Wed July 9, 2014
Visually Appealing: Catsup Bottle Festival Pours On The Americana
What’s coming up this weekend? There’s the Celebrate Again art show and sale at the Regional Arts Commission (July 11), La Traviata at Union Avenue Opera (July 11-19), the 2nd Annual LaBute New Theater Festival (July 11-Aug. 3) and the St. Louis Filmmakers Showcase (July 13-17). But the thing that caught our eye this weekend is a bit off beat as well as up in the sky.
It’s the World’s Largest Catsup Bottle Festival in Collinsville: 10 a.m.-5 p.m. July 13.
(Head to our Facebook page to vote on "catsup" vs. "ketchup)
The first thing to know is that the festival is not actually at the location of the World’s Largest Catsup Bottle, which is a retired water tower. It sits on an area too small for all the planned events, including water balloon tossing and Hula Hoop contests. The party is at American Legion Post 365, 1022 Vandalia St. That is about one mile north of the Catsup Bottle on Illinois Route 159.
The second thing, there will be no hot-dog eating contest. (Given that great debates can rage over the proper condiments for a hot dog, that is probably just as well. Dare I say ... mustard?) However, fans of the frankfurter should not despair: The Oscar Mayer Weinermobile will be at the festival.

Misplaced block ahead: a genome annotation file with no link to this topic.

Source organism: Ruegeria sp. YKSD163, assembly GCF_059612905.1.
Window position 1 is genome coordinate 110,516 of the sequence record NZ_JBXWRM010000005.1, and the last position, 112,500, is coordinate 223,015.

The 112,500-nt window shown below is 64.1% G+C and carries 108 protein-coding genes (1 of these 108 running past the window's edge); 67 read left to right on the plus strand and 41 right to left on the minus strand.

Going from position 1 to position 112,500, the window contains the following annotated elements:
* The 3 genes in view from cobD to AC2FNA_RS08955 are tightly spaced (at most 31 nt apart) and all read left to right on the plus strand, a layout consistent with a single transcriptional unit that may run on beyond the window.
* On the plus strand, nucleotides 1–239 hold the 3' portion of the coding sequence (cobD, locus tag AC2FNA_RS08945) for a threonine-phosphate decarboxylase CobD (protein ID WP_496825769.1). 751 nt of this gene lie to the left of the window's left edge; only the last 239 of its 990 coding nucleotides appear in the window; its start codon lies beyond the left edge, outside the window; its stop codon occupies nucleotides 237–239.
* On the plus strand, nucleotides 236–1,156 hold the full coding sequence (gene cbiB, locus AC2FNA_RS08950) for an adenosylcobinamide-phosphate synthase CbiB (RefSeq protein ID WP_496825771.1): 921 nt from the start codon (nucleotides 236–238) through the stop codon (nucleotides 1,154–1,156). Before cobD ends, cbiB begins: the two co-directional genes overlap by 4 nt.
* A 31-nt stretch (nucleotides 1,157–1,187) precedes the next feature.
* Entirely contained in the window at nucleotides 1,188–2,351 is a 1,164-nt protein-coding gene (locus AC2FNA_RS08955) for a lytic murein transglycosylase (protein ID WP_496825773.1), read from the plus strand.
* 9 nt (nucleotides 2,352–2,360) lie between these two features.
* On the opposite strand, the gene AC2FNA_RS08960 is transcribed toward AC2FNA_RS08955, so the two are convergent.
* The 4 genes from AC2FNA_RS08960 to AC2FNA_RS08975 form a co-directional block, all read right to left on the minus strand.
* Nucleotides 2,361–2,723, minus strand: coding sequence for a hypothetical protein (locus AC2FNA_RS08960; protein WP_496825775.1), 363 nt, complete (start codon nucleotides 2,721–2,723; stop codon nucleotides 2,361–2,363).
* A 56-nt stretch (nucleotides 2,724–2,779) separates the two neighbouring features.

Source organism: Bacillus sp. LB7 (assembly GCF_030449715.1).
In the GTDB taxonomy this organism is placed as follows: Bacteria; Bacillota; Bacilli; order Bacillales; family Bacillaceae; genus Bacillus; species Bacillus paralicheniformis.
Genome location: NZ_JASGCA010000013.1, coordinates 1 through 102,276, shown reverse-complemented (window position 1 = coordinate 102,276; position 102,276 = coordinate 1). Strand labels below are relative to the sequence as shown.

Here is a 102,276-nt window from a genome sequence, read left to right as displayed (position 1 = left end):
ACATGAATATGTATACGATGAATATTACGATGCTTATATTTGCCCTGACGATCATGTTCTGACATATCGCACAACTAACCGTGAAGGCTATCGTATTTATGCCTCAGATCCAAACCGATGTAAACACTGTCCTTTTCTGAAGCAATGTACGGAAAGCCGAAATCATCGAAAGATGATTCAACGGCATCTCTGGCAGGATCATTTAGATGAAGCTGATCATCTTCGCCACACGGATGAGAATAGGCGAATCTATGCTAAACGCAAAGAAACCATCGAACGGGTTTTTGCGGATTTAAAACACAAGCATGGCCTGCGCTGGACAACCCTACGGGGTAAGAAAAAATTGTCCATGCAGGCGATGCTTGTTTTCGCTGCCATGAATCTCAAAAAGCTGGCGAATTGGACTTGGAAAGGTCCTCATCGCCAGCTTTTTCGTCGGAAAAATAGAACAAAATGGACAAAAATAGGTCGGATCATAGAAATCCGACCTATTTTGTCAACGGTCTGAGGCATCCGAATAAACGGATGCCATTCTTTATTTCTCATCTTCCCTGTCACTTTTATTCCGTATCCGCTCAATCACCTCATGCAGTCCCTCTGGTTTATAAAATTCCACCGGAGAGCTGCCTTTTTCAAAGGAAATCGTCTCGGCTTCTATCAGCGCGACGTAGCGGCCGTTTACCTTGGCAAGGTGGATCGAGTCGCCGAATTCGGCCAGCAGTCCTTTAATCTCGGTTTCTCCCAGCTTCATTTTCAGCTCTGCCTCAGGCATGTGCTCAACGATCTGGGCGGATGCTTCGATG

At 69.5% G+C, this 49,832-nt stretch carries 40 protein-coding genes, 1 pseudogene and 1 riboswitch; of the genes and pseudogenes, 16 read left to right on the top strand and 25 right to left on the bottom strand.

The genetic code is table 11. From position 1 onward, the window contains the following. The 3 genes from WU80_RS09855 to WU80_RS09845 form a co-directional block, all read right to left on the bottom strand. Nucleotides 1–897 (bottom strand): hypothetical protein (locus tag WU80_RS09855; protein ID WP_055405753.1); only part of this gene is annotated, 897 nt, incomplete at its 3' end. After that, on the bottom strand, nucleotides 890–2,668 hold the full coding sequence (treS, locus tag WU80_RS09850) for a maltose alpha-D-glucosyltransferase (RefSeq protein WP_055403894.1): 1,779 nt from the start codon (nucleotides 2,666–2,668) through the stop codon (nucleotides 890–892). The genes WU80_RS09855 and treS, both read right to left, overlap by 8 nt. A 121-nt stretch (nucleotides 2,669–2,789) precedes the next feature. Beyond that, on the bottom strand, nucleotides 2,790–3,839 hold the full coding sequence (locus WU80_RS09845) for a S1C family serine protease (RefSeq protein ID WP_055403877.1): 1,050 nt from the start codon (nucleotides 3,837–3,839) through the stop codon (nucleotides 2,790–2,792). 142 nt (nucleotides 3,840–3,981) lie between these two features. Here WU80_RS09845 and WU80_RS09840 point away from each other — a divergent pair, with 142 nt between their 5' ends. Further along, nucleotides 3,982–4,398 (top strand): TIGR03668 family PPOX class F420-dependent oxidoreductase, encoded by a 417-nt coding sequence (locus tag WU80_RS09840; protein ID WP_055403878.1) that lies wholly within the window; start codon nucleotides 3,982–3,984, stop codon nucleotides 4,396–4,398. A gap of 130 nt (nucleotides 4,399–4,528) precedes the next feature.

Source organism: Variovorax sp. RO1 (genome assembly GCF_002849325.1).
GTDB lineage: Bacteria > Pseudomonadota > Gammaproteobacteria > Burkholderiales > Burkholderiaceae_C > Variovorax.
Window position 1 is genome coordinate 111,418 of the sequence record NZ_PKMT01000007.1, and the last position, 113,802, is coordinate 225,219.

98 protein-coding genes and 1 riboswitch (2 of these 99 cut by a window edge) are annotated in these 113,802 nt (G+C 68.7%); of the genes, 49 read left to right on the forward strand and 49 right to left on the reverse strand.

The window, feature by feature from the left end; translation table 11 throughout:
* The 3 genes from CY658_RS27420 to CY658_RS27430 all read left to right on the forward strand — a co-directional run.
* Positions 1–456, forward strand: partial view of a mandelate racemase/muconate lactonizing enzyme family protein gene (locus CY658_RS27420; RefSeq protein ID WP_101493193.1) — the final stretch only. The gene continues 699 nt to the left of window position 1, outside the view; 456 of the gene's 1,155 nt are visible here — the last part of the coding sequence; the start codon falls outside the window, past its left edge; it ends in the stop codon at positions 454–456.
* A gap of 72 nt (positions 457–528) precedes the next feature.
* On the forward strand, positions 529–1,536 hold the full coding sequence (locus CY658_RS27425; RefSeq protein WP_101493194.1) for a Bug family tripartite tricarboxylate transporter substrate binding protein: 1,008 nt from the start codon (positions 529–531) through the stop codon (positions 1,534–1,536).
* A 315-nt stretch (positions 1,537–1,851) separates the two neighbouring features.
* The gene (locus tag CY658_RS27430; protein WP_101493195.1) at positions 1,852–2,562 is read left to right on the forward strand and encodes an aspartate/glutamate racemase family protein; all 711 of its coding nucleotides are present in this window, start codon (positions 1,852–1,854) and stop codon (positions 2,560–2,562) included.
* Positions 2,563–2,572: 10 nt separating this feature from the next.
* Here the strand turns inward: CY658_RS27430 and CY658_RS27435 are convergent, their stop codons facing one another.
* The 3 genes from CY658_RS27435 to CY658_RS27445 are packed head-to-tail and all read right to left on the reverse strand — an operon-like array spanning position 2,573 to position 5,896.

And the hungry can still get more than their fill with both a tater-tot-eating and a watermelon-eating contest. One hopes the ketchup is optional on the latter. (The eating contests begin at 11:15 a.m., and people can still sign up to participate the morning of the festival.)
You may have noted that ketchup was mentioned in the preceding paragraph while catsup is emblazoned on the 170-foot tower.
According to Mike Gassman, the press contact for the festival and a terrific source of information about the World’s Largest Catsup Bottle, the “k” spelling prevails today – even to the point of Brooks using it on the label of its “rich and tangy ketchup.” But “c” was used when the tower was constructed for the G.S. Suppiger company in 1949.
Over time, the tower faded, was repainted and faded again. After the company threatened to demolish it in the early '90s, the public stepped in. The Catsup Bottle Preservation Group was formed and took ownership of the 170-foot tall tower. When the bottle was restored in 1995, the style and lettering reverted to the original. That includes the GSS at the neck of the bottle, as opposed to the modern Brooks symbol.
The landmark – indeed, it was named to the National Register of Historic Places in 2002 – will remain for future generations. For me, it was a sign in the late '50s and early '60s that the long car ride was almost over and we were close to the home of Dad’s cousin.
How do you spell it?
Around The Area